Colorado is an active state, no doubt about it. Every year we either have the lowest rate of obesity, or we’re bitter about losing out to those skinny bitches in Massachusetts. And we’re by and large environmentally conscious, too. Put those two factors together, and you have the reason why there are a whole lot of bikes on the streets every day.
But here’s the thing: Many of those folks on bikes act like asshats. Not all of them, but enough to give bicyclists in general a bad name — whether because they're displaying passive-aggressive behavior or just exercising an indulgent sense of entitlement. In any case, it can be maddening to “share the road” with everyone who chucks their motor vehicles, buys a bike and joins the ranks of the decisively two-wheeled. But, really, can’t we all just get along?
The answer is yes. Here are eight ways how.
8. Follow the Rules of the Road
One of the biggest complaints of drivers is that bicyclists often completely ignore the traffic laws that do, in fact, cover them. Yes, it seems silly to stop a bike at a traffic light when there’s clearly no cross traffic. But you know who else thinks that? All the cars patiently waiting for the light to turn green. I’ve heard bikers claim, “Hey, stopping would impede my momentum” or the like, but they're ignoring the fact that the same holds true for motor vehicles, and whether or not you want to stop for that sign or light has no bearing on whether or not you’re obligated to stop. In short: If bikers want to be protected by traffic law —and they should be — then they need to respect and follow that law, too.
7. Go With the Flow
When I was a kid, I used to think it was a good idea to bike against the direction of traffic — but this was based on the theory that “at least that way I’ll see what’s coming.” While it has some logic to it, it’s far safer to bike in the direction of traffic.
6. Be Willing to Dismount
Yes, of course, it seems silly to walk your bike in certain areas — but again, these posted rules aren’t just suggestions. For the sake of safety, bikers are required to get up off their seats and walk their bikes in areas where pedestrian traffic is concentrated, difficult to ascertain in terms of pattern, or both. Either way, the rule is pretty simple: If the sign says “Don’t bike here,” then don’t.
5. Don’t Bike on the Sidewalk
Sidewalks are for foot traffic, not for bikes. Sometimes bikers can get away with this, when car traffic is heavy or in spots with relatively few pedestrians around, or if they’re seven years old. But generally speaking, you shouldn't leave the roadway for the sidewalk just because you want to. After all, if bikes want to be treated the same as cars and trucks and motorcycles, it should be noted that none of those vehicles are allowed to just jump the curb to get around a traffic line.
Keep reading for four more bicycle rules of the road.
4. Use Lights at Night
One of the lesser-known rules of biking is that bikes, too, must have lights after dusk, just like cars. It’s a safety issue for everyone, and those little red reflectors just won't do the same job as full-on lights. Both headlights and taillights are required — to make sure that others can see you coming and going. Bonus: You can see where you’re going, too.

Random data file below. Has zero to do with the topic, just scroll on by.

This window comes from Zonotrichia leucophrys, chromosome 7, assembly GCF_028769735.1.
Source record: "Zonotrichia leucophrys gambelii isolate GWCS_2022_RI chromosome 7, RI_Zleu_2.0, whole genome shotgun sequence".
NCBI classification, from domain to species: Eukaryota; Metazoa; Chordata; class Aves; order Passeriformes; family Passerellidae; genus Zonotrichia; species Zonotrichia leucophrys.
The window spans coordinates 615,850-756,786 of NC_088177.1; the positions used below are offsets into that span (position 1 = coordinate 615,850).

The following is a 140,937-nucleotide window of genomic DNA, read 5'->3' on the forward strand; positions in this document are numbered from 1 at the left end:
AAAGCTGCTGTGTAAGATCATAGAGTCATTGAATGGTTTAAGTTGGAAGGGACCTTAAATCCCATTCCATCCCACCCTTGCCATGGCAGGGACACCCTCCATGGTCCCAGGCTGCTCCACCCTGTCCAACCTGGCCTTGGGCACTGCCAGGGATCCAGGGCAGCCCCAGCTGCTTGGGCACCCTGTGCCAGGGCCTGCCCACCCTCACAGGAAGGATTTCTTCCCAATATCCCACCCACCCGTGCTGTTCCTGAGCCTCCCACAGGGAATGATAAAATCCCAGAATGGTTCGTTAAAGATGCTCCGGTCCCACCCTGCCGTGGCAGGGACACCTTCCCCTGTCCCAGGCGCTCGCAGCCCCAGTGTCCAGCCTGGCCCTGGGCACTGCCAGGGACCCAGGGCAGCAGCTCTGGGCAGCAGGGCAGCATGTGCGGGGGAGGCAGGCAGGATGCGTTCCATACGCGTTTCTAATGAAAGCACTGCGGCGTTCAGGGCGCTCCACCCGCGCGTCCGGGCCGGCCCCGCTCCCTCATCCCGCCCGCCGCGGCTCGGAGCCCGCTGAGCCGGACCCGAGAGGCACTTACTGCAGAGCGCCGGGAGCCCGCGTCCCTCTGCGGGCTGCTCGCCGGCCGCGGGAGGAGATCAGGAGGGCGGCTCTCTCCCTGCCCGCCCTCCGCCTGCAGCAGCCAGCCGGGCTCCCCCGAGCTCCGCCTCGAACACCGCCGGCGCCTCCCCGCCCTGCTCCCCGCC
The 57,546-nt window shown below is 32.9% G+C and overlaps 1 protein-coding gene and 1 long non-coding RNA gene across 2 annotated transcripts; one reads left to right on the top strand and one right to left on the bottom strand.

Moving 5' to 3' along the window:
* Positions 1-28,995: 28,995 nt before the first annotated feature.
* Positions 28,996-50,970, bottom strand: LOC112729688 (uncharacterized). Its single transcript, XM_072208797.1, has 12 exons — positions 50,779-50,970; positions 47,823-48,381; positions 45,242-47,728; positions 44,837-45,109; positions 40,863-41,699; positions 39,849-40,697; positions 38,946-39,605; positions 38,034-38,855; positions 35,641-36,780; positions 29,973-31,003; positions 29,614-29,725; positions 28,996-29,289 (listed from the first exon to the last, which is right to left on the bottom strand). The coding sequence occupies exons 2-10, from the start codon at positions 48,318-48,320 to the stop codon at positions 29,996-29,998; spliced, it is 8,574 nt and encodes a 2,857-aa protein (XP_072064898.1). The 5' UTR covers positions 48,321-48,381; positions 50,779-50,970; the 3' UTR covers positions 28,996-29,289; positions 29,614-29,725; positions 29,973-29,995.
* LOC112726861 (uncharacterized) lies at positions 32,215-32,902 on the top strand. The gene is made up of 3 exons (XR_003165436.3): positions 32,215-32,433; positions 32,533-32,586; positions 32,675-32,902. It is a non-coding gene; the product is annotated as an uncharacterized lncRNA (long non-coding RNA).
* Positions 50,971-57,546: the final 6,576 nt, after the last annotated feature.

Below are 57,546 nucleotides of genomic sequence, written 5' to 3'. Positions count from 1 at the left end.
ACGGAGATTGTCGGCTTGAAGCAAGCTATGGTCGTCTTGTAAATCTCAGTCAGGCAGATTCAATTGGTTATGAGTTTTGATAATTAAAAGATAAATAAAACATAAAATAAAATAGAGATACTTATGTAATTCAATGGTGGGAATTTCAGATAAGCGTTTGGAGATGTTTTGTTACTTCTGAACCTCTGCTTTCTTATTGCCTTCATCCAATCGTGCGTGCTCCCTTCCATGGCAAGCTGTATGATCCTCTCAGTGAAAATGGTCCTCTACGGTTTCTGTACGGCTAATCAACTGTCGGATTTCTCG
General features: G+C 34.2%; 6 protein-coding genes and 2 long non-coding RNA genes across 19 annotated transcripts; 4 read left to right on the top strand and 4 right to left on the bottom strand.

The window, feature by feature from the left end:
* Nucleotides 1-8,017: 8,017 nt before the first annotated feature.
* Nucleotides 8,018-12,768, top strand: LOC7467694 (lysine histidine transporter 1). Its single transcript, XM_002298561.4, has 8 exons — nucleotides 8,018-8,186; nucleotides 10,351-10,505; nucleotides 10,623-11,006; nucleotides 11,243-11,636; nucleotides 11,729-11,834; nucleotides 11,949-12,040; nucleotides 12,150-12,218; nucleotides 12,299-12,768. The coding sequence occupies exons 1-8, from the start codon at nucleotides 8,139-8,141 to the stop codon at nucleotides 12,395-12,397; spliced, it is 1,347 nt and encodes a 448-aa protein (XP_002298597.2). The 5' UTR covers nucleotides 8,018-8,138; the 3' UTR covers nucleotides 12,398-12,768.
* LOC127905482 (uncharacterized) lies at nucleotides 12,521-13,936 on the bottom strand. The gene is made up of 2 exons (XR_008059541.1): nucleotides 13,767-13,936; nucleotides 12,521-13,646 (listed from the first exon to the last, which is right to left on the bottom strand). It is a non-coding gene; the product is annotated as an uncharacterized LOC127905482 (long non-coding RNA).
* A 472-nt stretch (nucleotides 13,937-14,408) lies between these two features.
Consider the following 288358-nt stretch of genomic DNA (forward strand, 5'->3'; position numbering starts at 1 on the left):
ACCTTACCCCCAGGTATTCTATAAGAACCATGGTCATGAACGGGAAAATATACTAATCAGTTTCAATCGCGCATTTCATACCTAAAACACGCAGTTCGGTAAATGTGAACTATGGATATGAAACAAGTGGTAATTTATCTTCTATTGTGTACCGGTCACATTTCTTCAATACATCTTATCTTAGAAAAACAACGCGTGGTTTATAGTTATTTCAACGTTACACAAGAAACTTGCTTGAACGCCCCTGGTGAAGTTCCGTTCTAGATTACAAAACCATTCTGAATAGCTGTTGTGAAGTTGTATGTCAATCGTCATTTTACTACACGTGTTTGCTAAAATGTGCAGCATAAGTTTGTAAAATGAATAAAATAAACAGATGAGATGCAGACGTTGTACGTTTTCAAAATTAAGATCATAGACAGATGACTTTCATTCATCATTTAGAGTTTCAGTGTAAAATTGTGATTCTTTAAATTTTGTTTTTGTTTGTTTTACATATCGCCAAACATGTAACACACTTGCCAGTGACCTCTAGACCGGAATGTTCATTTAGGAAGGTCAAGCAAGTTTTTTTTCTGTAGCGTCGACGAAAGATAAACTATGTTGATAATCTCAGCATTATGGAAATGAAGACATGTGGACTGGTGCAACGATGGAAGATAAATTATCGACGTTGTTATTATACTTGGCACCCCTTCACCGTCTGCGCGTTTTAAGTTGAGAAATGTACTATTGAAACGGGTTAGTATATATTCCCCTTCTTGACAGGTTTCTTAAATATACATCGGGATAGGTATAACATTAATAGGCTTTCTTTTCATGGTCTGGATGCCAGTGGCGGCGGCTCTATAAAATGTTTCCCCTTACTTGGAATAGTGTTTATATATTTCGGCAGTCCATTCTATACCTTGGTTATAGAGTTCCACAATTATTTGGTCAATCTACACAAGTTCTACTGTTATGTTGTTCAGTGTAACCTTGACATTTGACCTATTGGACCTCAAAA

Those hand signals that we all learned as kids seem so old-fashioned and provincial, so 1950s suburbia. Something that should have been tossed in the trash bin of mid-century phenomena, like vegetables in jello and candy cigarettes. But bike signals can actually communicate important information to the folks behind you — like turn signals on cars do. Think about how pissy you get when the car in front of you suddenly turns left without a signal. Think about how irritating cars are when their blinkers are left on, because you don’t know if or when they’re going to turn. Now imagine everyone behind you trying to read your mind because you think bike signals are for kids. Frustrating, right?
2. Think of the People Around You
I got hit by someone on a bike once, and it was because the rider waited until he was right next to me before he yelled “On your left!” But I'd already turned, because I wasn’t expecting anything there, and he ran smack into me, and it was a mess. Fortunately, neither of us sustained long-term damage, though his bike got a little banged up. Afterward, the biker admitted that he should have 1) warned me before he was right next to me, 2) not been on the park sidewalk in the first place and 3) maybe not been going so fast while passing so close. All true. The lesson here? Give the people you might be dodging around a chance to avoid you.
1. Realize That “Share the Road” Doesn’t Mean “Make Way for Bikes”
Avowed bicyclists feel that they're not given enough respect on the roadways, and this resentment can breed contempt for drivers on the road. What shouldn’t be an antagonistic relationship can suddenly become one, and there’s no way that bikes are going to be able to bully cars off the road — except, perhaps, in a battle of egos. But that’s the core issue: Once everyone digs in their heels, there’s no forward progress to be made.
Be the better biker: Everyone can share the road if we’re all following the same damn rules.
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